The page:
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Things Fall Apart

Chinua Achebe

Key Facts

Important Quotations Explained

Study Questions & Essay Topics

full title  ·  Things Fall Apart

author  · Chinua Achebe

type of work  · Novel

genre  · Postcolonial critique; tragedy

language  · English

time and place written  · 1959, Nigeria

date of first publication  · 1959

publisher  · Heinemann Educational Books

narrator  · The narrator is anonymous but shows sympathy for the various residents of Umuofia.

point of view  · The narration is in the third person, by an omniscient figure who focuses on Okonkwo but switches from character to character to detail the thoughts and motives of various individuals.

tone  · Ironic, tragic, satirical, fablelike

tense  · Past

setting (time)  · 1890s

setting (place)  · Lower Nigerian villages, Iguedo and Mbanta in particular

protagonist  · Okonkwo

major conflict  · On one level, the conflict is between the traditional society of Umuofia and the new customs brought by the whites, which are in turn adopted by many of the villagers. Okonkwo also struggles to be as different from his deceased father as possible. He believes his father to have been weak, effeminate, lazy, ignominious, and poor. Consequently, Okonkwo strives to be strong, masculine, industrious, respected, and wealthy.

rising action  · Enoch’s unmasking of an egwugwu, the egwugwu’s burning of the church, and the District Commissioner’s sneaky arrest of Umuofian leaders force the tension between Umuofia and the colonizers to a breaking point.

climax  · Okonkwo’s murder, or uchu, of a court messenger

falling action  · The villagers allow the white government’s messengers to escape, and Okonkwo, realizing the weakness of his clan, commits suicide.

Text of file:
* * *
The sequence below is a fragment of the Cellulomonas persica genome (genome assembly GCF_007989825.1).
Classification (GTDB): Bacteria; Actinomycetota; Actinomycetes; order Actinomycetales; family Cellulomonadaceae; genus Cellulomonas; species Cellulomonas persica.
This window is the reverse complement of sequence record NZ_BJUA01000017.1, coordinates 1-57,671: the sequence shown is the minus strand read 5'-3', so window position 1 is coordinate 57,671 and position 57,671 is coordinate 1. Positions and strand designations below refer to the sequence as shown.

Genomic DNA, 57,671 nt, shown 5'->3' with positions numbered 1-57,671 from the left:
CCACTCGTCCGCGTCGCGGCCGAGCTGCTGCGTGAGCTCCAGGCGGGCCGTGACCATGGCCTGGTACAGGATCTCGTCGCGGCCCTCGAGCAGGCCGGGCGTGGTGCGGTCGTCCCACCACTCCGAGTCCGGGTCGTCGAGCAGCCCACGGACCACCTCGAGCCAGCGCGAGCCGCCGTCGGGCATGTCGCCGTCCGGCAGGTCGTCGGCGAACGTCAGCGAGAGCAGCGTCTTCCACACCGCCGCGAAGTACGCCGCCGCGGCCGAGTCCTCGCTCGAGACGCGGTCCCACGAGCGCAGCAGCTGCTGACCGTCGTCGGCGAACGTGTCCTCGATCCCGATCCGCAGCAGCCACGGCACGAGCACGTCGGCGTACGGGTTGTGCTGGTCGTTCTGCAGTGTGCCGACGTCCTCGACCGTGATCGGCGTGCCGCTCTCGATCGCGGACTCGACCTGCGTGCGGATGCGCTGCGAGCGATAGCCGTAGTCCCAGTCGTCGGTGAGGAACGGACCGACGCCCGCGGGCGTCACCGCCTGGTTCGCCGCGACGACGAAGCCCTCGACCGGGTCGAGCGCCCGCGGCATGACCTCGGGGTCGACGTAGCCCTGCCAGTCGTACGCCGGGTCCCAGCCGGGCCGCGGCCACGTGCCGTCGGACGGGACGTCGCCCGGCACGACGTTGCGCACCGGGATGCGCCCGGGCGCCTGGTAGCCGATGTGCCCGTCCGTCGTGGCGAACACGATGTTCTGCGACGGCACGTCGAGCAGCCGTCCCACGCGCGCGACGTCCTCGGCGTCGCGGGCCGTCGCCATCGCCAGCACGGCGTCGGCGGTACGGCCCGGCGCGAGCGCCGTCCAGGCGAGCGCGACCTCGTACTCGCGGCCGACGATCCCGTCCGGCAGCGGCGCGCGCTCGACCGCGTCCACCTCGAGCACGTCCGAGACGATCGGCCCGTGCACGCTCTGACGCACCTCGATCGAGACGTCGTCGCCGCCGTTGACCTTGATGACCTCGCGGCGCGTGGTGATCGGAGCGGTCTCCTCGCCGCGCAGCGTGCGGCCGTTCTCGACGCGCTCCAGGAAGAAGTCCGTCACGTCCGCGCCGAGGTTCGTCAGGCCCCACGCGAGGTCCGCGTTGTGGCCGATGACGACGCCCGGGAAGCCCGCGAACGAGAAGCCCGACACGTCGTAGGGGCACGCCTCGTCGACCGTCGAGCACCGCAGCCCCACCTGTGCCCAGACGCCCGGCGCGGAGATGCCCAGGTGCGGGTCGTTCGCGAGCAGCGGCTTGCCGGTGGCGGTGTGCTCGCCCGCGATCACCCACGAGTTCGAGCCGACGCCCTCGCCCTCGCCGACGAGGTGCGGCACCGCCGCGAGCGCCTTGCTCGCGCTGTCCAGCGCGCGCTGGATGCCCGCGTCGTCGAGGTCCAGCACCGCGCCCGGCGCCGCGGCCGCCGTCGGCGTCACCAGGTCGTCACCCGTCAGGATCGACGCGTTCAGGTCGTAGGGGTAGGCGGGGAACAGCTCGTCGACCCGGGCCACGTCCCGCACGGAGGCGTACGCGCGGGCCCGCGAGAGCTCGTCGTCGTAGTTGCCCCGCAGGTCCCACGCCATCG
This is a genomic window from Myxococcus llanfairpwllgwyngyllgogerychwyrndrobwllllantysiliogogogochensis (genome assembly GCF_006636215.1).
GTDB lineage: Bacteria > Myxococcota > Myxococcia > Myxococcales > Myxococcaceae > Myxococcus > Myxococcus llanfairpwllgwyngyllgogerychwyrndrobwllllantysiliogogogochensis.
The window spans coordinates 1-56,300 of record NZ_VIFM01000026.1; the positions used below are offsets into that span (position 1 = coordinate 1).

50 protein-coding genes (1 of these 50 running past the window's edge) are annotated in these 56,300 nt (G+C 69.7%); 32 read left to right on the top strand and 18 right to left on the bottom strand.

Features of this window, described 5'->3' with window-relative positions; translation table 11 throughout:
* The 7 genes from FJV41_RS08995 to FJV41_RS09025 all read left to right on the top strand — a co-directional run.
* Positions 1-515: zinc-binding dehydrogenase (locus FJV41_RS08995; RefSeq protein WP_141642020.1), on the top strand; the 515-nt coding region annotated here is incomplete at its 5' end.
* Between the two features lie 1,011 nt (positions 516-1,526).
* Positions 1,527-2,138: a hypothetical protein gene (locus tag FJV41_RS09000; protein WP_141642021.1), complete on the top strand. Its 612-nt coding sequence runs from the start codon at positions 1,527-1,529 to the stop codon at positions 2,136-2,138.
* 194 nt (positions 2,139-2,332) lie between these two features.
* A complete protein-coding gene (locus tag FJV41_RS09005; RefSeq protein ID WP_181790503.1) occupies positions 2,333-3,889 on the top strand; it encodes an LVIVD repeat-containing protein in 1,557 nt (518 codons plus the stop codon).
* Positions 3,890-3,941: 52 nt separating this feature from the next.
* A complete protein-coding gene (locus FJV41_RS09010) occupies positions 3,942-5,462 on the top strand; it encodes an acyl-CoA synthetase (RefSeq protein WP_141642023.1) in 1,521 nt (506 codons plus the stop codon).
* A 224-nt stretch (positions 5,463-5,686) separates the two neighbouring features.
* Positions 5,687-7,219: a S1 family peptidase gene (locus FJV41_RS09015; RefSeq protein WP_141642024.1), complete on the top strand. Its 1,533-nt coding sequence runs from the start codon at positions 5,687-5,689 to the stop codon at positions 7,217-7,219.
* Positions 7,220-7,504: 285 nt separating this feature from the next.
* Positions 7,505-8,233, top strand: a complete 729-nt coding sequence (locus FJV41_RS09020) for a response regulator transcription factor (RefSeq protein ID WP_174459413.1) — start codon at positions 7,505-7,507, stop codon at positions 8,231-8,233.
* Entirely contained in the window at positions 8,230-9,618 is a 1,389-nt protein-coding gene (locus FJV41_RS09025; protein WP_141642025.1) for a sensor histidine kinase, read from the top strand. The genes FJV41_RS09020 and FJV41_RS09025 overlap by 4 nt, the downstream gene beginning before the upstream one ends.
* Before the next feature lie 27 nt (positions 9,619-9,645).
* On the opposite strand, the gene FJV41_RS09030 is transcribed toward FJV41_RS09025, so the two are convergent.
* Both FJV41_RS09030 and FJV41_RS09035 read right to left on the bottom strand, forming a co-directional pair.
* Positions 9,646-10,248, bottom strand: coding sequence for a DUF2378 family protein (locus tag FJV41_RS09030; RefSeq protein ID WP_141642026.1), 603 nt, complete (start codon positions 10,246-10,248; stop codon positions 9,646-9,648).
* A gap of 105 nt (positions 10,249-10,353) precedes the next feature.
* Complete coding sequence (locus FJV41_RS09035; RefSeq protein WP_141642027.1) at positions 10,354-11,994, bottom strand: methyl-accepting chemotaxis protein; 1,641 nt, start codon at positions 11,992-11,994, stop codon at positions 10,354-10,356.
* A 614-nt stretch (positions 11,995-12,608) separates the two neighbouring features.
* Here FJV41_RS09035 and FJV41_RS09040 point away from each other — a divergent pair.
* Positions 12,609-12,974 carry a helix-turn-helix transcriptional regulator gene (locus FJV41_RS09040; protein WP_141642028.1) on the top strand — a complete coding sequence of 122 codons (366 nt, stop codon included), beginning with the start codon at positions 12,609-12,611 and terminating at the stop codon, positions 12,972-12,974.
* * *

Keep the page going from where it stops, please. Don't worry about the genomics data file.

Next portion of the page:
themes  · The struggle between tradition and change; varying interpre-tations of masculinity; language as a sign of cultural difference

motifs  ·  Chi, animal imagery

symbols  · The novel is highly symbolic, and it asks to be read in symbolic terms. Two of the main symbols are the locusts and fire. The locusts symbolize the white colonists descending upon the Africans, seeming to augur good but actually portending troublesome encounters. Fire epitomizes Okonkwo’s nature—he is fierce and destructive. A third symbol, the drums, represents the physical connection of the community of clansmen in Umuofia, and acts as a metaphorical heartbeat that beats in unison, uniting all the village members.

foreshadowing  · The author’s initial description of Ikemefuna as an “ill-fated boy,” which presages his eventual murder by Okonkwo; the arrival of the locusts, which symbolizes the eventual arrival of the colonizers; Obierika’s suggestion that Okonkwo kill himself, which foretells Okonkwo’s eventual suicide

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important facts

by adamracz95, March 03, 2013

What is the name of Okonkwo’s motherland?
(C) Mbanta

2. What holy animal does Okonkwo’s clan suspect the Christians have killed and eaten?
(B) A python

3. What is the name of the first missionary who comes to Umuofia?
(A) Mr. Brown

4. How many villages does Umuofia comprise?
(C) Nine

5. Whom did Okonkwo beat in his legendary wrestling match?
(D) Amalinze the Cat

6. In what country does Things Fall Apart take place?
(B) Nigeria

7. What do the inhabitants of Mban... Read more

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1424 out of 1487 people found this helpful

tthings fall apart

by nelsy10, March 18, 2014

things fall apart take place in the south of Africa;;; Nigeria
the ibo people believed in multiples gods
okonkwo its a tragic hero

1 Comments

2 out of 21 people found this helpful

Culture of the Igbo society in the light of the novel Things Fall Apart.

by touhidsm, May 06, 2014

Read Full Answer at

http://josbd.com/Things_Fall_Apart.html


Answer: Things Fall Apart is a novel written in English by Nigerian author Chinua Achebe. The novel depicts the life of Okonkwo, a leader and local wrestling champion in Umuofia - one of a fictional group of nine villages in Nigeria inhabited by the Igbo people. It focuses on his family and personal history, the customs and society of the Igbo and the influence of British colonialism and Christian m... Read more

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36 out of 42 people found this helpful

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